In a report released Sunday, the American Bar Association's Death Penalty Moratorium Project highlighted what it said are serious problems in the nation's system of capital punishment, including sloppy collection and testing of DNA and other types of evidence, underfunded and understaffed crime laboratories, and persistent racial bias. (ABC News)
American Bar Association Says 'Serious Flaws' Warrant Stay of Executions
By CHRISTINE BROUWEROct. 28, 2007
Underfunded, understaffed and plagued by racial bias, the nation's system for executing inmates is deeply flawed, and should be stopped until improvements are made, the American Bar Association said in a report released Sunday.
The report, which was based on research conducted in eight states, including Alabama, Georgia, Florida and Ohio, examined the "fairness and accuracy" of death penalty systems, and found "serious flaws in every state," according to the authors.
"We just do not have confidence in the capital justice system after studying it," Stephen Hanlon, chairman of the ABA's Death Penalty Moratorium Project, told ABC News. "Capital defense systems are being underfunded, and unqualified and underresourced lawyers are defending death row inmates."
"In determining who gets the death penalty," Hanlon added, "all too frequently, it seems to be not the person who has committed the worst crime, but the person who has the worst lawyer."
Sunday's report, compiled by former judges, prosecutors, defense counsels, and other legal experts over a period of three years, detailed 13 separate sets of problems, including sloppy gathering and testing of DNA evidence, underfunded forensics labs, false confessions leading to convictions, and unreliable eyewitness testimony.
The report also showed a higher rate of death sentences in cases where victims are white rather than black.
Virginia Sloan, president of the Constitution Project, a bipartisan think tank that hosts a committee on safeguarding fairness in executions, says the ABA report shouldn't surprise anybody.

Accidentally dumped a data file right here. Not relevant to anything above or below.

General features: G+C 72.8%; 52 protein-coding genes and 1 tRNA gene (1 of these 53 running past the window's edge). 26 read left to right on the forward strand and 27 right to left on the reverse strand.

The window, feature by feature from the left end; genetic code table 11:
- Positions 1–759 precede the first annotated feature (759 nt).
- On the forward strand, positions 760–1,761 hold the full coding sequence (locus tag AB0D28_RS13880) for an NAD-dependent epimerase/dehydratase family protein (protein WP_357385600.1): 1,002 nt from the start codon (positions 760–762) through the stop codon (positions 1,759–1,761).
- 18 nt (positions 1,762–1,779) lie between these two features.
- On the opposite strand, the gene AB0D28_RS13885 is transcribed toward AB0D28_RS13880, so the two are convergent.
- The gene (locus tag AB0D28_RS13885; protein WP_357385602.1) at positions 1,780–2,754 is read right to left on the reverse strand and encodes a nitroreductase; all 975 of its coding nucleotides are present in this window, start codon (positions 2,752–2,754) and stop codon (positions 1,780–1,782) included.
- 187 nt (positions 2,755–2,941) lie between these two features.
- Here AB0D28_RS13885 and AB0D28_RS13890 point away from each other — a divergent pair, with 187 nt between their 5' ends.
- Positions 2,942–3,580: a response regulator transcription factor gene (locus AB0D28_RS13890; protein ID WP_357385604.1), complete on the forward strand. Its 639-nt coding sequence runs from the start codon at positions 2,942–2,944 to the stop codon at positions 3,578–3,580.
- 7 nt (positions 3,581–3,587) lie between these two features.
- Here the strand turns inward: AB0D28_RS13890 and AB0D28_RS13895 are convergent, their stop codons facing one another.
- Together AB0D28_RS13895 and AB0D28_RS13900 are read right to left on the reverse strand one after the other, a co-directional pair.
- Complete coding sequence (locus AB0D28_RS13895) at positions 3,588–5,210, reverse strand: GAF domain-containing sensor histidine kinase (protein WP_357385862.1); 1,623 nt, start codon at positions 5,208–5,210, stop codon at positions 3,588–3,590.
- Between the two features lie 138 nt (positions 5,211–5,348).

"There are problems in every jurisdiction that has capital punishment," said Sloan, who also works as a member of the Death Penalty Moratorium Project's steering committee. "The process is broken, and unless there are adequate protections, there should be a moratorium on capital punishment."
But not all affected parties welcomed the report.
William "Rusty" Hubbarth, vice president for legal affairs for the Texas victims' advocacy group, Justice for All, said he regretted that the American Bar Association was taking what he called "political stances."
"The ABA has always been a very, very liberal organization," Hubbarth told ABC News. "They have spent much more time worrying about the rights of the defendant, rather than the rights of the victims, or the rest of society."
The ABA report comes at a time of renewed intensity in the nation's discussion on capital punishment.
There are currently about 3,350 inmates awaiting execution across the United States, according to the American Civil Liberties Union. Since the Supreme Court ruled that states could reinstate the death sentence in 1976, over 100 prisoners have been released from death row, based on faulty convictions.
And just last month, the Supreme Court agreed to hear a case brought by two Kentucky inmates, who contended that lethal injection, the preferred method of execution in most states, violates the Eighth Amendment ban on "cruel and unusual punishment."
Pending the court's decision in that case, expected sometime this spring, most states that allow capital punishment have frozen any scheduled executions.
The ABA, which does not take a public position on the death penalty, says it hopes Sunday's report will highlight what, it says, are indefensible flaws in the capital punishment system.
"We hope to reach decision makers who will take a hard and close look with further study, and then serious reform," Hanlon said. "Hopefully, until there is reform, we would see a halt to executions. Not to trials, but to executions."
Sloan echoed Hanlon's sentiment, but said the report's recommendations would be difficult to implement.
"The main problem is politics, and the political will and money," Sloan said. "The kinds of reforms that the ABA is demanding cost money.
"No one wants to allocate money to represent people that they think are the bad guys," she added. "Money for the criminal justice system is not on the top of people's list."